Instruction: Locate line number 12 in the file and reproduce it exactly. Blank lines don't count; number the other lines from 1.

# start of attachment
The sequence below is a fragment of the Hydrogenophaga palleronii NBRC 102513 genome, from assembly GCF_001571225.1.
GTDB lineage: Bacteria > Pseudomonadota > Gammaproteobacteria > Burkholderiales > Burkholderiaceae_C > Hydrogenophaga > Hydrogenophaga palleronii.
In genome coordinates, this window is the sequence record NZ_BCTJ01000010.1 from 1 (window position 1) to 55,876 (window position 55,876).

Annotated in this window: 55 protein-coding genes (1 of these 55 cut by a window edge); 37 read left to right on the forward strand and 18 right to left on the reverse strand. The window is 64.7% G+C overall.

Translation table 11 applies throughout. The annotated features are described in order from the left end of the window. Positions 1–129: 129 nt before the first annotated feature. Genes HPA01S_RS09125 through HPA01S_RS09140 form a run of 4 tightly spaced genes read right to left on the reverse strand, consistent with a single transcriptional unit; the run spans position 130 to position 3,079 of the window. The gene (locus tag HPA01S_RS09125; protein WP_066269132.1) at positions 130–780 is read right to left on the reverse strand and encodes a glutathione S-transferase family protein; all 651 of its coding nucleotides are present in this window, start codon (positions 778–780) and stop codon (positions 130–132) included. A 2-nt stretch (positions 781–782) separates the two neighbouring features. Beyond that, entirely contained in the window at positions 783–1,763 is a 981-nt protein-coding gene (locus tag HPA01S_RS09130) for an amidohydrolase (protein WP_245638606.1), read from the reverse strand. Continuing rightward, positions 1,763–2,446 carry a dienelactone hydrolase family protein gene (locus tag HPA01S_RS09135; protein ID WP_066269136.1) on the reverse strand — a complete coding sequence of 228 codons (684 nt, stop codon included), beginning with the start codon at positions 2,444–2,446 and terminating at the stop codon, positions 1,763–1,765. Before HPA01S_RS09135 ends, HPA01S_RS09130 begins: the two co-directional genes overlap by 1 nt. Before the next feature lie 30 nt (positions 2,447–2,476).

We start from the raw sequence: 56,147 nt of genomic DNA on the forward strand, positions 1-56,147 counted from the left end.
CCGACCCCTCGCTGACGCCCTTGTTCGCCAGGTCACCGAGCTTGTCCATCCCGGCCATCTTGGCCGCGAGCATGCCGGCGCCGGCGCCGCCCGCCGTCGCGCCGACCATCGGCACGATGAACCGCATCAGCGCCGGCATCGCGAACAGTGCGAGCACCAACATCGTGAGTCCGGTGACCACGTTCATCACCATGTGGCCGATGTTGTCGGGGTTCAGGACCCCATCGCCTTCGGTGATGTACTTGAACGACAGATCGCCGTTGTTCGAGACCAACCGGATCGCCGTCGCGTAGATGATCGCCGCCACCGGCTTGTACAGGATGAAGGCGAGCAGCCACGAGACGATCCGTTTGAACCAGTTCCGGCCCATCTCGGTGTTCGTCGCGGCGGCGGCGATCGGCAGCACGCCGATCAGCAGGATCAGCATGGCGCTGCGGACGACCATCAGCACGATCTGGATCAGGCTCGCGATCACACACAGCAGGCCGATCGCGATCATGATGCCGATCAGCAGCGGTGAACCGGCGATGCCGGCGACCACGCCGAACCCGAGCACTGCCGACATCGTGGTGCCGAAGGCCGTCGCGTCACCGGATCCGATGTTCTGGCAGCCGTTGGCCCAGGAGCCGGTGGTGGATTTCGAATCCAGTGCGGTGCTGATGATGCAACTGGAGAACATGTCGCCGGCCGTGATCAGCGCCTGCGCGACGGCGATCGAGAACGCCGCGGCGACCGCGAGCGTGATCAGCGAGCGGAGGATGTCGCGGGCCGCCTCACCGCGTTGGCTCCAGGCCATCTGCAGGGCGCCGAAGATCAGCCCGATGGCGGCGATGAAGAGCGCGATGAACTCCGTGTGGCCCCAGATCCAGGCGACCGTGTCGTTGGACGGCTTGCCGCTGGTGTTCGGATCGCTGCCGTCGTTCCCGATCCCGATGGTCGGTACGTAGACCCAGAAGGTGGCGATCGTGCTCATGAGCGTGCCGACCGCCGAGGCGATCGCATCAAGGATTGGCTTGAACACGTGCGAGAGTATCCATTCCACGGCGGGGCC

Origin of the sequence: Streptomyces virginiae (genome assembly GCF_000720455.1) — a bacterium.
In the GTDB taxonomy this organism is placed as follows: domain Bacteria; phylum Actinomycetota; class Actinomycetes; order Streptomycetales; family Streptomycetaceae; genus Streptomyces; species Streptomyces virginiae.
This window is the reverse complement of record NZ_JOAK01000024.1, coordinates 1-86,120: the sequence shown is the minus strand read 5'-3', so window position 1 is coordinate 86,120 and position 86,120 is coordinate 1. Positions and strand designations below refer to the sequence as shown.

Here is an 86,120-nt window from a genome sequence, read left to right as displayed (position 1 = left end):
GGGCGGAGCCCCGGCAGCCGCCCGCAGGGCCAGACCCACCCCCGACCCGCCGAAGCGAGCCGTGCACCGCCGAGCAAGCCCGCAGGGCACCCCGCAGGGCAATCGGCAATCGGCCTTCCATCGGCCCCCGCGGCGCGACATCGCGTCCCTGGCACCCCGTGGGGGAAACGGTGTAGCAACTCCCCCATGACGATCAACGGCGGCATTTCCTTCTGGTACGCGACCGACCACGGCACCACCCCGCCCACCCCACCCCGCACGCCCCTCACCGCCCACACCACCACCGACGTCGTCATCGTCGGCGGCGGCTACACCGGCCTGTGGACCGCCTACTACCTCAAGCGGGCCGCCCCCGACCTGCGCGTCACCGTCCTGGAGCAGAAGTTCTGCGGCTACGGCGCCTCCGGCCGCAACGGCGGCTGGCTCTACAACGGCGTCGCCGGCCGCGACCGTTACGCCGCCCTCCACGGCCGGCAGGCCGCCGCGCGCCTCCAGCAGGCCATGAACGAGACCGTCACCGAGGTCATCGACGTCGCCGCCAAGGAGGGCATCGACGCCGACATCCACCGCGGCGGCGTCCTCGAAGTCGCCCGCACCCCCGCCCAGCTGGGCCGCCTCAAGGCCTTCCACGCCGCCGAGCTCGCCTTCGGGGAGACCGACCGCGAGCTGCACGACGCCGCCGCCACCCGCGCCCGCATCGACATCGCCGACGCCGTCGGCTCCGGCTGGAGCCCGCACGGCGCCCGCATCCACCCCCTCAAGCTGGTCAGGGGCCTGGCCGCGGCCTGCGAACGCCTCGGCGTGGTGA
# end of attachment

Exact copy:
GGGCGGAGCCCCGGCAGCCGCCCGCAGGGCCAGACCCACCCCCGACCCGCCGAAGCGAGCCGTGCACCGCCGAGCAAGCCCGCAGGGCACCCCGCAGGGCAATCGGCAATCGGCCTTCCATCGGCCCCCGCGGCGCGACATCGCGTCCCTGGCACCCCGTGGGGGAAACGGTGTAGCAACTCCCCCATGACGATCAACGGCGGCATTTCCTTCTGGTACGCGACCGACCACGGCACCACCCCGCCCACCCCACCCCGCACGCCCCTCACCGCCCACACCACCACCGACGTCGTCATCGTCGGCGGCGGCTACACCGGCCTGTGGACCGCCTACTACCTCAAGCGGGCCGCCCCCGACCTGCGCGTCACCGTCCTGGAGCAGAAGTTCTGCGGCTACGGCGCCTCCGGCCGCAACGGCGGCTGGCTCTACAACGGCGTCGCCGGCCGCGACCGTTACGCCGCCCTCCACGGCCGGCAGGCCGCCGCGCGCCTCCAGCAGGCCATGAACGAGACCGTCACCGAGGTCATCGACGTCGCCGCCAAGGAGGGCATCGACGCCGACATCCACCGCGGCGGCGTCCTCGAAGTCGCCCGCACCCCCGCCCAGCTGGGCCGCCTCAAGGCCTTCCACGCCGCCGAGCTCGCCTTCGGGGAGACCGACCGCGAGCTGCACGACGCCGCCGCCACCCGCGCCCGCATCGACATCGCCGACGCCGTCGGCTCCGGCTGGAGCCCGCACGGCGCCCGCATCCACCCCCTCAAGCTGGTCAGGGGCCTGGCCGCGGCCTGCGAACGCCTCGGCGTGGTGA